Probably gonna sound crazy, but I got this thing I call the 12 week syndrome. I think there's a perceptible change that happens at the 12 week mark of a steady training plan. A level at which a prior plateau is ascended from. I felt it this week I think. I'm counting from after the Christmas break and maybe it's just crazy talk, but I just feel stronger than ever right now. Really don't feel like tapering. Kinda want to hold the mileage at 40 for a few weeks and see what happens with the pace. Ah well something to experiment with later.

April 12th:
Every time I run I feel better. Every time I get to my daily goal I want to keep running cause it feels great, especially during the taper phase when miles are being decreased dramatically. The other day I finally did the deed and actually dropped the $125 entrance fee to run the 11th annual Salt Lake City Marathon. Little did I know how that was going to spike my nerves! I was putting it off for so long because I thought I’d hurt myself in training and not be able to go through with it. I’m really surprised I’ve come all this way and have not had any real issues with injury, or persistent soreness. I blame my foam roller for that! It’s the best thing since ice cream.
Here’s my foam roller sales pitch: When my miles started getting over 20 miles a week I developed a weird twinge on the outside of my left knee. After my runs I would ice it for an hour or so and it was good. Over a week and a half it got a little worse so I looked up a YouTube video and found someone suggest foam rolling the outside of the lower leg for knee pain exactly like what I having. That day I laid down on the floor with a distinct pain in my knee and after about two minutes per side on my foam roller the pain was gone and hasn’t returned. Most of the time I spend on that thing I’m searching around for knots like an investigator. It’s been my most useful purchase for sure!

So after finally signing up I started looking into some of the details of the event, beyond just running for a long time and I have discovered a few beginner mistakes. The newfound nerves combined with obvious mistakes are making me feel out of control for the first time. I just found out that the marathon aid stations don’t provide energy gel, just water and powerade so that sent me to SL Running Company for a new pair of shorts that have pockets for carrying gel. I also discovered that I should’ve been using energy that contained amino acids for runs longer than 1-2 hours.  So the mistake is that now the marathon will be my first long run in those shorts. I got a thing of body glide too so I’m keeping my fingers crossed that the dreaded chafe stays away. I chafed really bad during my 19 mile run, bad enough that it was bleeding. I knew it was bad, but I didn’t look until I was done. Now I’ve got scars and a good fear of it happening again.

All winter I’ve been free from any distractions so I’ve pretty much planned the entire winter around running. It’s been nice to devote the time necessary without any stress. Last week I returned to work for a hitch at the river ranger station so I’ve been getting in the taper runs on remote gravel roads. It’s been in the high 70’s and sunny, so I’ve been enjoying the shirtless running, but for some reason I chafed under the armpits. I hope it’s because there’s nothing in place to wick the moisture away from the skin. Also the dirt roads are more uneven and with more vertical than what I’ve been used to. So far it feels ok, but just another reason to freak out I guess. Everything I read says don’t change anything in the last couple weeks, and it feels like I’m changing and tweaking a lot of things. I’ve gotta trim the insoles in my Hokas too. I should’ve done that weeks ago! I’ve read much about taper phase and everyone says its just nerves, which is so true. The decreasing miles are really making me chomp-at-the-bit to go. Still a week to go and I feel the recovery big time. I’m 44 years old and I feel like superman actually.  Just gotta hold it together and not let anything stupid happen.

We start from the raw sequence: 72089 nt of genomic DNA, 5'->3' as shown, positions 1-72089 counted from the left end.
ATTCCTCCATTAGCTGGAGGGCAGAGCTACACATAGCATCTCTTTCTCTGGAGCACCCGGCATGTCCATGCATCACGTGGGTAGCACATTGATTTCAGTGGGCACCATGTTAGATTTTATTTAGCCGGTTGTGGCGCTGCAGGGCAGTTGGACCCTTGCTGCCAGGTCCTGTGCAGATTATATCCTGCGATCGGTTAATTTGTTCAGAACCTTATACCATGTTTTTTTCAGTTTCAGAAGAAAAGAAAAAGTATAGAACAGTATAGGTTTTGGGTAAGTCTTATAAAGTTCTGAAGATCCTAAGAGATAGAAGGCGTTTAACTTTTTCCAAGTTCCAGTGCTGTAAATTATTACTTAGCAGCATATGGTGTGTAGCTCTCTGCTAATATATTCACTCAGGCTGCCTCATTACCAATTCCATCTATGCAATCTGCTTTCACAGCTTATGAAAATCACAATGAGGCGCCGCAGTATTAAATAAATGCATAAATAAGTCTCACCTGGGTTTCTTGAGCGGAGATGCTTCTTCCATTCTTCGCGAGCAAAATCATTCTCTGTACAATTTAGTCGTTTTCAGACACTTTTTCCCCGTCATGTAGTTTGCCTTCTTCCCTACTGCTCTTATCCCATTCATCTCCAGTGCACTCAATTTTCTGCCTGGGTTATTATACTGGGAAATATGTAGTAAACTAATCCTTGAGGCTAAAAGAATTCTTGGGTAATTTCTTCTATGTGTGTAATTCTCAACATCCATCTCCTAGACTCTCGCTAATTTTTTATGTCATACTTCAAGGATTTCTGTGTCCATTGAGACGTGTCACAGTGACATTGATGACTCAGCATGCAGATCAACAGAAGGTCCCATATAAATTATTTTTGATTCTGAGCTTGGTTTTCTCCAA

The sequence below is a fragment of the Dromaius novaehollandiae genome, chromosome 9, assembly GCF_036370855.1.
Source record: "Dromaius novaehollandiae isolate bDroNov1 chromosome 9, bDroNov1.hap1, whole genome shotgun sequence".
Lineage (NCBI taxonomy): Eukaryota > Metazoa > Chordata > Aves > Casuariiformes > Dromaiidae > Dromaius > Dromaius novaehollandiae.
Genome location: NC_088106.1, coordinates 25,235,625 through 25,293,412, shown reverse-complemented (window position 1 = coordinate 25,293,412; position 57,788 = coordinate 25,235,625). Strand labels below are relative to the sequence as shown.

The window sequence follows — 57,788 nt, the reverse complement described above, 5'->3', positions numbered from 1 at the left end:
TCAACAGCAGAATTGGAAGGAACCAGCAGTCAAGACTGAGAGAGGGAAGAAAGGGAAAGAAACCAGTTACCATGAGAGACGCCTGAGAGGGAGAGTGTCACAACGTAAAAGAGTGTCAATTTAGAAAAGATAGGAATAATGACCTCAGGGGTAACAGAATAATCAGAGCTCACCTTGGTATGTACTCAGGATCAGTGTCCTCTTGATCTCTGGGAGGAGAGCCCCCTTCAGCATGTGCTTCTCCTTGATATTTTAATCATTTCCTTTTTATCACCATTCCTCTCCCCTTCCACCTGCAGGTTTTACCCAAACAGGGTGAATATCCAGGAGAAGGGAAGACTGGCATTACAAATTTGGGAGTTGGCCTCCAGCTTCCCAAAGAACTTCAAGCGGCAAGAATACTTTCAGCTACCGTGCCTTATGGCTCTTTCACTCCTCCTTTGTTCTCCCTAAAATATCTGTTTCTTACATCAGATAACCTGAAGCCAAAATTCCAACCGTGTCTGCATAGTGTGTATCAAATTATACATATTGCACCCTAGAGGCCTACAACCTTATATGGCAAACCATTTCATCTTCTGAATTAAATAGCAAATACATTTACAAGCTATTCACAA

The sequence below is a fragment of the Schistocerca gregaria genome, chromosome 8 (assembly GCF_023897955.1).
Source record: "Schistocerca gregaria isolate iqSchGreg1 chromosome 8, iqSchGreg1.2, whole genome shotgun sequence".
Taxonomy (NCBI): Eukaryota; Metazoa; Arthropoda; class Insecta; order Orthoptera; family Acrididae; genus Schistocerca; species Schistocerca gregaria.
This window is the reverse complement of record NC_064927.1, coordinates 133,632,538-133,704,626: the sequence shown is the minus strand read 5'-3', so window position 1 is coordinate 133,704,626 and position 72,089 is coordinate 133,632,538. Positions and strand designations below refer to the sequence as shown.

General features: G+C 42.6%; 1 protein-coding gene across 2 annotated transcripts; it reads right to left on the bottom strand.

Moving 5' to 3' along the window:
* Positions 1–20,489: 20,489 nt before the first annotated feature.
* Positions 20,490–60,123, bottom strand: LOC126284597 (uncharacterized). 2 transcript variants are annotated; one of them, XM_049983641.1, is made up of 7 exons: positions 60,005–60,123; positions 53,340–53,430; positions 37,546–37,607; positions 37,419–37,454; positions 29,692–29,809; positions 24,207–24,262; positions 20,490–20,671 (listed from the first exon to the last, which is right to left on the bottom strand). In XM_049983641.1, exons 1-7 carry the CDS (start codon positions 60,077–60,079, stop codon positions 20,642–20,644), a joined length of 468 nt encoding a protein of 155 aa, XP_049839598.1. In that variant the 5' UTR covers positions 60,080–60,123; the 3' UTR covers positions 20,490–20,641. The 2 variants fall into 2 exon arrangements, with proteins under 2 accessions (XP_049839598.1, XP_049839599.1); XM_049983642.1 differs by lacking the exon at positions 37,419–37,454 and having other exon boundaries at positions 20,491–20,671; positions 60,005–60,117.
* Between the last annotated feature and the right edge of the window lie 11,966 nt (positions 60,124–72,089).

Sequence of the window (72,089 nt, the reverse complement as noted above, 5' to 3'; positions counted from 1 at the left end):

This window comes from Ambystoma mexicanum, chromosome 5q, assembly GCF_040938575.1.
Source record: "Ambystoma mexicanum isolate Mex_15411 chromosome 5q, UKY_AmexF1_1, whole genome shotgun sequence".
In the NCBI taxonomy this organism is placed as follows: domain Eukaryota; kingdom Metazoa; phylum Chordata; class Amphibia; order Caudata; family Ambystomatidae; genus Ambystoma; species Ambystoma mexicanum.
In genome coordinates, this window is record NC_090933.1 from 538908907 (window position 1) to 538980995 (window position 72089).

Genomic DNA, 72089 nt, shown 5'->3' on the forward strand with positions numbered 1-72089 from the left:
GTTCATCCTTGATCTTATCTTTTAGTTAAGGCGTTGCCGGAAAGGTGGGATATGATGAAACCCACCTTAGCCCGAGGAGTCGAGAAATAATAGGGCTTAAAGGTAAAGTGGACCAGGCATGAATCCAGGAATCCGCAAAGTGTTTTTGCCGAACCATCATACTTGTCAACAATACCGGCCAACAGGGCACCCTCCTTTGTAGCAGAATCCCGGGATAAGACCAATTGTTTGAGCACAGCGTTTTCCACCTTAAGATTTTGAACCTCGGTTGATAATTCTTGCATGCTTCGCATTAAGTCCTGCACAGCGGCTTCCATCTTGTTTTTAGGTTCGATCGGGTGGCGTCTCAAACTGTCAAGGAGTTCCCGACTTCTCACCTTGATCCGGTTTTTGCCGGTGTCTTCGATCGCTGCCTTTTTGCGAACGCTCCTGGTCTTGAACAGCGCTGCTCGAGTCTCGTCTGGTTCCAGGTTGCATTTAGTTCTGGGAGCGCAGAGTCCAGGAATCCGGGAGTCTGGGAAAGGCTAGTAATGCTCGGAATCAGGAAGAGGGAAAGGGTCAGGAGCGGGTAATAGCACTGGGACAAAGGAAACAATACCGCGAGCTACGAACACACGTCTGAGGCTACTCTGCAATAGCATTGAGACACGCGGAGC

I’ve also been getting a playlist ready for my iPod. Hopefully I actually listen to it. On my 20 I ran the whole thing with ear buds in and never switched it on. Crazy! I’m excited for the long distance of it, but since I’ve never been in a race of any kind I know I’m a bit vulnerable in a couple ways. So far my strategy to tune the world out is to pull my hat down low and turn on my music, especially for the first 10 miles or so. So far I know of two things that are going to kick my ass.
1) Getting distracted by the crowds and the overall madness of everything, and letting my heart rate/pace get away from me.
2) Not getting enough water.
It’ll be fun to hear the crowd near the finish though. I’ve been thinking for a long time about what the finish will be like.

April 17th:
Crazyness continues! Nerves are going nuts!
New shorts ripped out in the crotch. Ended up getting a new pair of Patagonia Striders. Ironic because I was going to get these last winter and never did, just forgot about it I guess. Worked out cause I had a $20 off coupon to REI. I like them so far, but the marathon will be my first run in them so fingers are crossed for no chafe problems. Been freaking out about chafe. Got some nip guards too while I was back at Salt Lake Running Company. They don't look like they'll be of much use once I start sweating, but I'm guessing that SL Running Co wouldn't sell them if they were useless. Today I was going to run 2 or 3, but I decided not to. Weird because this is the first time since January that I've departed my running plan, and it's beautiful outside. I need to just force myself to chill and probably figure out how to eat as many carbs as possible the next couple days. Also gotta force myself to get up during the night and drink water so I have a good hydration base come Saturday morning.